In general, medical science and research have enhanced surgical procedures drastically since the 1950s. Back surgery in particular has seen dramatic shifts in both availability and effectiveness. Spinal surgery and neurosurgery were only in the infant stages in 1950; surgeons weren’t even sure what caused most back pain.
At that time, about the only back surgery being performed in the country required large posterior incisions that cut through muscle and tissue to get to what was thought to be the affected areas causing back pain. Many of the advances in back surgery in the 1950s came about primarily from the front lines of the Korean War.
Technology in the 60s and 70s
While NASA was putting a man on the moon in the 1960s, space-age technology also benefitted the medical community. During this time, scientists developed the CT scanner and operating room microscopes. Medical science in that decade discovered bone morphogenic proteins: chemicals that cause bones to fuse. Back surgeons in the 60s saw the introduction of lumbar fusion implants, using metal rods and other techniques designed to treat herniation in thoracic discs.
Neuroimaging came into its own in the 1970s with the full use of the CT scanner and the development of the MRI, otherwise known as magnetic imaging resonance x-ray technology. Back surgeons performed more minimally invasive surgeries during this period, and cervical vertebra fusion techniques became more commonplace. The Congress of Neurological Surgeons formed in 1979 to promote best practices.
Back Surgery Breakthroughs
Spinal surgeons truly began to understand the spine in all its intricacies during the 1980s, as technology continued to offer additional insight into the workings of the spine and the role of back surgery. Instrumentation was refined and number of screws and artificial bones for grafting were developed during this decade.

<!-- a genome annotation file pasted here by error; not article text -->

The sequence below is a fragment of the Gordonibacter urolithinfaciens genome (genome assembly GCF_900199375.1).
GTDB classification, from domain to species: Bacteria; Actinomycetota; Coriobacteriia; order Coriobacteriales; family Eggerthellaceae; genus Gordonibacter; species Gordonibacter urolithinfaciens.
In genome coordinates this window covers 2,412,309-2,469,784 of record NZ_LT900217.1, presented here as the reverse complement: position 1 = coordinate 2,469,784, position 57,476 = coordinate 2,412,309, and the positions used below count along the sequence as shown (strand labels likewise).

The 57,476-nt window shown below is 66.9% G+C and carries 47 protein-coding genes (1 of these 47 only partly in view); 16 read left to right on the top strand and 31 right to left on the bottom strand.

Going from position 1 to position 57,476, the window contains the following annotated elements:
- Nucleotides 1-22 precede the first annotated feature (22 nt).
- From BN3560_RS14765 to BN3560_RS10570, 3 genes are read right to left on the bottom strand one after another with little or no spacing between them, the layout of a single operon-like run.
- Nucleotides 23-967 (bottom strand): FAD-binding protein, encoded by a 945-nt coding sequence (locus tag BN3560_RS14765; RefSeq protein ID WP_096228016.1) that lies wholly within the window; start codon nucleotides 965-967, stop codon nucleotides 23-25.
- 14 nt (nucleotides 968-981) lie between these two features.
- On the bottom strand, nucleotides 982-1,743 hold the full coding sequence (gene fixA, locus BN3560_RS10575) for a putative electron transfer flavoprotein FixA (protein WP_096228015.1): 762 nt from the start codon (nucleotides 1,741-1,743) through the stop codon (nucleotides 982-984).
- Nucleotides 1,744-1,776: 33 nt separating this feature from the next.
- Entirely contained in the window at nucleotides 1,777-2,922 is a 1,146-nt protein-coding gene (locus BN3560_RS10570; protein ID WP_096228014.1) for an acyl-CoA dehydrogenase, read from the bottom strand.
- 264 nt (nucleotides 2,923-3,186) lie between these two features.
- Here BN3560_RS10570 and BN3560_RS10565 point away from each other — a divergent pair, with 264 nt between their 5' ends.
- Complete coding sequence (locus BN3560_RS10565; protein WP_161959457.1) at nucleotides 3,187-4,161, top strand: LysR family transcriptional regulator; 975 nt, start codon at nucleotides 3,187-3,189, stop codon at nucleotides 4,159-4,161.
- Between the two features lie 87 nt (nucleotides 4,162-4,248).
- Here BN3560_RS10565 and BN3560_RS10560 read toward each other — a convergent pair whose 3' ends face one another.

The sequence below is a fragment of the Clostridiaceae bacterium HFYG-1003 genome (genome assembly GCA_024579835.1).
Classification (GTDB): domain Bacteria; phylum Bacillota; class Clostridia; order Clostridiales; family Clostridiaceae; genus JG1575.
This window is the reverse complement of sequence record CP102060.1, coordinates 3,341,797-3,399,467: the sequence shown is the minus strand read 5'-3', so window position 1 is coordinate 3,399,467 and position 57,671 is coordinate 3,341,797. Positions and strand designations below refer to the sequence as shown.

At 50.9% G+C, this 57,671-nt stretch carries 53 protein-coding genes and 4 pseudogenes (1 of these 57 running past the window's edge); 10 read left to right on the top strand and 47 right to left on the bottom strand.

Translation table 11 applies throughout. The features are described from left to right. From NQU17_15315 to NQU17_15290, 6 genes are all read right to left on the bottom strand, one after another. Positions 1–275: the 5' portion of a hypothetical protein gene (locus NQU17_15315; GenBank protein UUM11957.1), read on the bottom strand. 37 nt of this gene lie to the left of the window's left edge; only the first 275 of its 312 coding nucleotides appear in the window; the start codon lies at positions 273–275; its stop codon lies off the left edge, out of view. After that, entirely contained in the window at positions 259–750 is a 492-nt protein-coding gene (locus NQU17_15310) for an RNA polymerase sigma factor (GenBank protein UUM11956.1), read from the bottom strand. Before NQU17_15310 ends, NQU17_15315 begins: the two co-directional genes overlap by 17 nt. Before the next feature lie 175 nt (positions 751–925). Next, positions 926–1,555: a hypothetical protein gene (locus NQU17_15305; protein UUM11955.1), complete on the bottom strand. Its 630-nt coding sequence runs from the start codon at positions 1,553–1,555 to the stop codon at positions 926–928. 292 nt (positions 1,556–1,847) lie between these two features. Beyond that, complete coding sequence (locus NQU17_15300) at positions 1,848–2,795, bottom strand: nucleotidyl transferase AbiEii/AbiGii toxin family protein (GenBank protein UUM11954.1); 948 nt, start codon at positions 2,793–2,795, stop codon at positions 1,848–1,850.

Understanding about the relationship of the brain to the spine deepened during the 1990s. Technology continued to bring advances to the field of back surgery and non-invasive back pain treatment. Spine doctors and medical researchers began to question the veracity of many surgeries. They looked more deeply for viable options that could ease patients’ pain and shorten the length of back surgery recovery.
Spinal Procedures Speeding Along
Just as the Internet and other new technologies change at lightning speed, so follows medical innovations. Consider the 2014 surgery performed in China that relied on a spinal disc replacement created on a 3D printer. Or the first in-utero spinal repair of a fetus with spina bifida in a Texas hospital that same year.
Minimally invasive microsurgery performed through tiny incisions has become the norm, and the procedure is getting more sophisticated all the time. As laser technology improves, you’ll see more extensive use of the minimally invasive procedures and less major trauma when undergoing back surgery. Rely on your spinal team at the Southeastern Spine Institute to keep up with the latest proven techniques for your ultimate relief.